Fibroadenoma is the third most common lesion of the breast following fibrocystic changes and carcinoma, and constitutes about 20% of all benign breast lumps. Only 0.5% of all fibroadenomas show partial or complete infarction, especially during pregnancy and lactation. The most characteristic features of spontaneous infarction in fibroadenoma is its association with pregnancy and breast-feeding. The pathophysiology of the necrosis is related to relative vascular failure, which would be more easily explained in periods of high metabolic activity in the breast, such as during pregnancy or breastfeeding.

Infarction of fibroadenoma associated with thrombo-occlusive vascular changes in the feeding vessels was documented in the literature. Our case did not show any evidence of thrombo-occlusive vascular changes. Infarction following fine needle aspiration has been reported in the literature. [5, 6] However, this fails to explain the infarction of fibroadenomas in young patients, where there is no increase in metabolic demand or demonstrable thrombo-occlusive vascular changes or no history of previous FNAC as in our case.

On clinical examination, an infarcted fibroadenoma is likely to be mistaken for an inflammatory lesion because of rapid enlargement with pain and tenderness, or for carcinoma because of fixation of the mass and lymphadenopathy. [6] Our case had no history of pain, was an unmarried adolescent girl and the lump was freely mobile.

On fine needle aspiration cytology, infarcted fibroadenoma needs to be differentiated from mastitis, duct ectasia, and even carcinoma. On frozen section and histological examination, these lesions are confused with carcinoma because of necrosis and ghost epithelial cells. [6] Microscopic examination of the sections taken from the peripheral grey white area of the breast mass usually show features of a classic fibroadenoma whereas sections taken from the central brownish area show extensive necrosis. Ghost architecture of the epithelial fronds with focal glandular outlines, extravasated red cells, karyorrhectic debris, macrophages and mixed inflammatory cells may be seen. Reticulin stains show preserved reticulin network.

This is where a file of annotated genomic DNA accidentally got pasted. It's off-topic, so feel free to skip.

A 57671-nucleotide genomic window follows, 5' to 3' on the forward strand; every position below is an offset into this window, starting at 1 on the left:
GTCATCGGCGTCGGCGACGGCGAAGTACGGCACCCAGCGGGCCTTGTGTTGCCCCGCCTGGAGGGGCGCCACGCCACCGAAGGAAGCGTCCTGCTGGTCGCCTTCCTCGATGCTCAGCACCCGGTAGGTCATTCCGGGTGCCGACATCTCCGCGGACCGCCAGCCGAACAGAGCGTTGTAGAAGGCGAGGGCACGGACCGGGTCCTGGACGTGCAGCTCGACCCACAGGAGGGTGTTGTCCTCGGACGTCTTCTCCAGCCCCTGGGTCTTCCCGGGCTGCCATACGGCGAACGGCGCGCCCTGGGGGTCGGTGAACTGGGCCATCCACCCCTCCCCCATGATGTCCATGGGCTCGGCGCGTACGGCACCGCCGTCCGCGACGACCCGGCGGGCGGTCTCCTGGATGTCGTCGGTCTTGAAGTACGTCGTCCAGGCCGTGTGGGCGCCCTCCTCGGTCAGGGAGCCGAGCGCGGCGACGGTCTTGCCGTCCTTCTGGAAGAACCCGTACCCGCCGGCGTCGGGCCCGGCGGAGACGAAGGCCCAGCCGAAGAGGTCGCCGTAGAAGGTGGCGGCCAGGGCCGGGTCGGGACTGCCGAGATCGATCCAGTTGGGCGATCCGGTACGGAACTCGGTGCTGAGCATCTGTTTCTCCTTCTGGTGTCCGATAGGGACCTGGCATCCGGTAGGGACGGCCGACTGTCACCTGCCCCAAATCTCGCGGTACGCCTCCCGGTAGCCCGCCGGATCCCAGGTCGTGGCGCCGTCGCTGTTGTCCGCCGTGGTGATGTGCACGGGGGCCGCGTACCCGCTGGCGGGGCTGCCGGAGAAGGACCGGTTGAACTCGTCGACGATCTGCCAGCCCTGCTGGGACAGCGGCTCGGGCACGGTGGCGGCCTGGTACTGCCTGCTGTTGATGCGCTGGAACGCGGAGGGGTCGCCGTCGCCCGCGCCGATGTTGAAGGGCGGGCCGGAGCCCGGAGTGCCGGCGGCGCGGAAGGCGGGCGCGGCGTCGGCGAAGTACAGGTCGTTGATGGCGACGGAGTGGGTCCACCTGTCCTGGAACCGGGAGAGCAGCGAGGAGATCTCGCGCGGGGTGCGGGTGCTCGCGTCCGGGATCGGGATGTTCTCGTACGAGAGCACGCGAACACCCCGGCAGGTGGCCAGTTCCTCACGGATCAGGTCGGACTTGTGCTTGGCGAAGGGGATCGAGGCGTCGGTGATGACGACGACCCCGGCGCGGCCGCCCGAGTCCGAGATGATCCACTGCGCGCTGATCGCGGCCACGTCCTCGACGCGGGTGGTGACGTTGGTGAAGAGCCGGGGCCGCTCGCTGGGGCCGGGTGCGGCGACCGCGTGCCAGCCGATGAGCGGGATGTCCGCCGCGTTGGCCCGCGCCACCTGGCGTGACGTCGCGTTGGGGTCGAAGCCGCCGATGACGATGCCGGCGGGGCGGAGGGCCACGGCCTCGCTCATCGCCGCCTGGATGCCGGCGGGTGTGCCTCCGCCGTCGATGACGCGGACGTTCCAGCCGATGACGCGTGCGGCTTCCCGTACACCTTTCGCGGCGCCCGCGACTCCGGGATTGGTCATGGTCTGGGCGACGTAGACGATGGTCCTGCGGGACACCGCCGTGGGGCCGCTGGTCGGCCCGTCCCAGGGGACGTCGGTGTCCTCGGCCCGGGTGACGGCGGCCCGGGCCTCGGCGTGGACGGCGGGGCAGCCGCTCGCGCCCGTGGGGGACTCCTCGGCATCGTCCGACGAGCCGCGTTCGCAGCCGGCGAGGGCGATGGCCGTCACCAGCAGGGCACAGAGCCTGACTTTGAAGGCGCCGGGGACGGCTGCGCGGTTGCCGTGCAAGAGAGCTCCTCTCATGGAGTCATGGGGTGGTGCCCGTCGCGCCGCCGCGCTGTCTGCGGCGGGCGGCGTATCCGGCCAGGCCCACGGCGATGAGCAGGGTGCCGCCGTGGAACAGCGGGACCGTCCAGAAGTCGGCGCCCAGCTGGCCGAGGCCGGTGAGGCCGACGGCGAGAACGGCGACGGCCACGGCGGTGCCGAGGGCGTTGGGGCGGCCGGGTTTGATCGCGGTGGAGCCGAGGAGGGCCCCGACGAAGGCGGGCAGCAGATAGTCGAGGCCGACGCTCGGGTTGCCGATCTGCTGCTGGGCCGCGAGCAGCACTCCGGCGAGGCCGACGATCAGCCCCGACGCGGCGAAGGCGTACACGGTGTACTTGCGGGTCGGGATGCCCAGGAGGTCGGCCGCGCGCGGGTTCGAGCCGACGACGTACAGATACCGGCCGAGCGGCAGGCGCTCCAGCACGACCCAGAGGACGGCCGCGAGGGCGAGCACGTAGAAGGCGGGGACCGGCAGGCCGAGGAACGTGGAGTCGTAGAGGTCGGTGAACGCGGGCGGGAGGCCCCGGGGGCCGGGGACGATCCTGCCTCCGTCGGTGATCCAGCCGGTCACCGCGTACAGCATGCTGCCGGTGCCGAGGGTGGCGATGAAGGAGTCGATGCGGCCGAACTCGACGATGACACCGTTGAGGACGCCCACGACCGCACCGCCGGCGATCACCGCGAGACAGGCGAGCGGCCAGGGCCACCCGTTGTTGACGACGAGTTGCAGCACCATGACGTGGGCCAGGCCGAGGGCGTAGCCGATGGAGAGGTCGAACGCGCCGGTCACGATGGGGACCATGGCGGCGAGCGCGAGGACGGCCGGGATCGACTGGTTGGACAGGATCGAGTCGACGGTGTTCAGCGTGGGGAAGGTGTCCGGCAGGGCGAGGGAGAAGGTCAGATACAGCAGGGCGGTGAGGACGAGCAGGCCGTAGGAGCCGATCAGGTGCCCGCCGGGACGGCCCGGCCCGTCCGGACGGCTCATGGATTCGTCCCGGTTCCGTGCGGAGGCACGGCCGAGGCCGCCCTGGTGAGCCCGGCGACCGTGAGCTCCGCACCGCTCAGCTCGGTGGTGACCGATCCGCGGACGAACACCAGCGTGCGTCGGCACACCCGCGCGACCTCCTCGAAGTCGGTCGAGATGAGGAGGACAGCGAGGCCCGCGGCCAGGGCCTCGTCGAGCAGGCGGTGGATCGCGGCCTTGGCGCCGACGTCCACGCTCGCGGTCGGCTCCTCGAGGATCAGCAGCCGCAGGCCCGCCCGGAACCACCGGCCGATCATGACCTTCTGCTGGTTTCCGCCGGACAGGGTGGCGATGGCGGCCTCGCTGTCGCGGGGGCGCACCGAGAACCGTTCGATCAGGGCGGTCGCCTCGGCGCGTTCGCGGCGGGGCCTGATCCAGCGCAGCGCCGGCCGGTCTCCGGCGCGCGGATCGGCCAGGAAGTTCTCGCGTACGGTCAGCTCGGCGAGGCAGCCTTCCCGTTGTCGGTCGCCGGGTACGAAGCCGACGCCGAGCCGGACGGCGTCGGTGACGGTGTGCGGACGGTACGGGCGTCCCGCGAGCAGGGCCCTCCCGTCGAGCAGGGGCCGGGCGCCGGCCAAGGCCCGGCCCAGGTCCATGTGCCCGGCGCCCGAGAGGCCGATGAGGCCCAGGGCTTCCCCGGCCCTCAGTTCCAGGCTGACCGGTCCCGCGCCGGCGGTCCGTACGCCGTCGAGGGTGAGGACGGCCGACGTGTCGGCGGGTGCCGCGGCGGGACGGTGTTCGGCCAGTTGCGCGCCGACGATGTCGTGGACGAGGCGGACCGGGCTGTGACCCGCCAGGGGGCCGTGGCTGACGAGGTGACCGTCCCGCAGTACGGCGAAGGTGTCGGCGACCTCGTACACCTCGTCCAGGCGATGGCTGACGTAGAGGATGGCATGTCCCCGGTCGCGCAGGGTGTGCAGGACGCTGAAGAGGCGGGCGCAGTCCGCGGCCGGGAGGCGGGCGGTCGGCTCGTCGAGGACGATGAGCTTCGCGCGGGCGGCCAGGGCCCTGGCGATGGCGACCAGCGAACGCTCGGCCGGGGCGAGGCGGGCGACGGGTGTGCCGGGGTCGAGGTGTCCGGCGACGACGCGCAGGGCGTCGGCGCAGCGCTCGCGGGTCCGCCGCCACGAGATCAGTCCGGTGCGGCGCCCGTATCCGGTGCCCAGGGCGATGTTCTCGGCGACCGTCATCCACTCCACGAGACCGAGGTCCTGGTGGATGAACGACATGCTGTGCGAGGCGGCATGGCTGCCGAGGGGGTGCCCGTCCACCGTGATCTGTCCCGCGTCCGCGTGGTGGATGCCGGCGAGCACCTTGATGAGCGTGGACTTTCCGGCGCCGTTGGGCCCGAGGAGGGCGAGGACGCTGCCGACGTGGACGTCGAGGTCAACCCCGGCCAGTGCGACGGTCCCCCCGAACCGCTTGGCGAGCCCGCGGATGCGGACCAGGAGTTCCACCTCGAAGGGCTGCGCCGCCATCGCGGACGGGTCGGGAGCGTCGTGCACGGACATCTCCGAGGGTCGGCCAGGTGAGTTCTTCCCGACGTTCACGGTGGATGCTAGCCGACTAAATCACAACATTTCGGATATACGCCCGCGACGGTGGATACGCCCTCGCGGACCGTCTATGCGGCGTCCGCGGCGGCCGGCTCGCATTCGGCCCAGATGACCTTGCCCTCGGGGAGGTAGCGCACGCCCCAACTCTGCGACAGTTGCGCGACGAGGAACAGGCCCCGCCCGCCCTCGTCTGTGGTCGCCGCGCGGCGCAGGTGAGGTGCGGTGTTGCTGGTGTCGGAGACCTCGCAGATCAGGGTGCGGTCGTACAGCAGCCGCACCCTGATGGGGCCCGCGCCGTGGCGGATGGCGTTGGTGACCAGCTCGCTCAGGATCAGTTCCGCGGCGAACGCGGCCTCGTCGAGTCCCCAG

Sometimes infarction may lead to an increase in size, fixation of the mass to adjacent soft tissues with peripheral reactive changes and axillary lymphadenopathy. The clinical findings will increase the suspicion of malignancy. The presence of necrotic ductal and glandular outlines, which may bear a superficial resemblance to adenocarcinoma, may also create confusion. Preservation of the architecture and the presence of benign viable tissues, most often at the periphery of the tumor is usually sufficient evidence of the benign nature of the neoplasm. However, the presence of partial or complete necrosis with evidence of recent hemorrhage obscure the nature of pathology and apparent infiltration of fat may mimic carcinoma. As the reticulin network is usually preserved in infarcted fibroadenoma, reticulin stain is useful as an additional feature that helps in the diagnosis. Sections taken from the periphery of the mass usually reveal viable fibroadenomatous tissue. [6]

We conclude that spontaneous infarction is a rare event in breast fibroadenomas and may not be associated with any known risk factor. The presence of necrosis on cytology, core biopsy or intra-operative frozen section should be cautiously interpreted and is not itself a sign of malignancy. [5] This case is presented because of its rarity and to discuss the diagnostic difficulties which it possesses.



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Figure 1: necrotic tissue (arrows) and viable benign ductal epithelial cells (400x). Inset oil immersion1000x



Fig. 2: Cut section of fibroadenoma with glistening surface.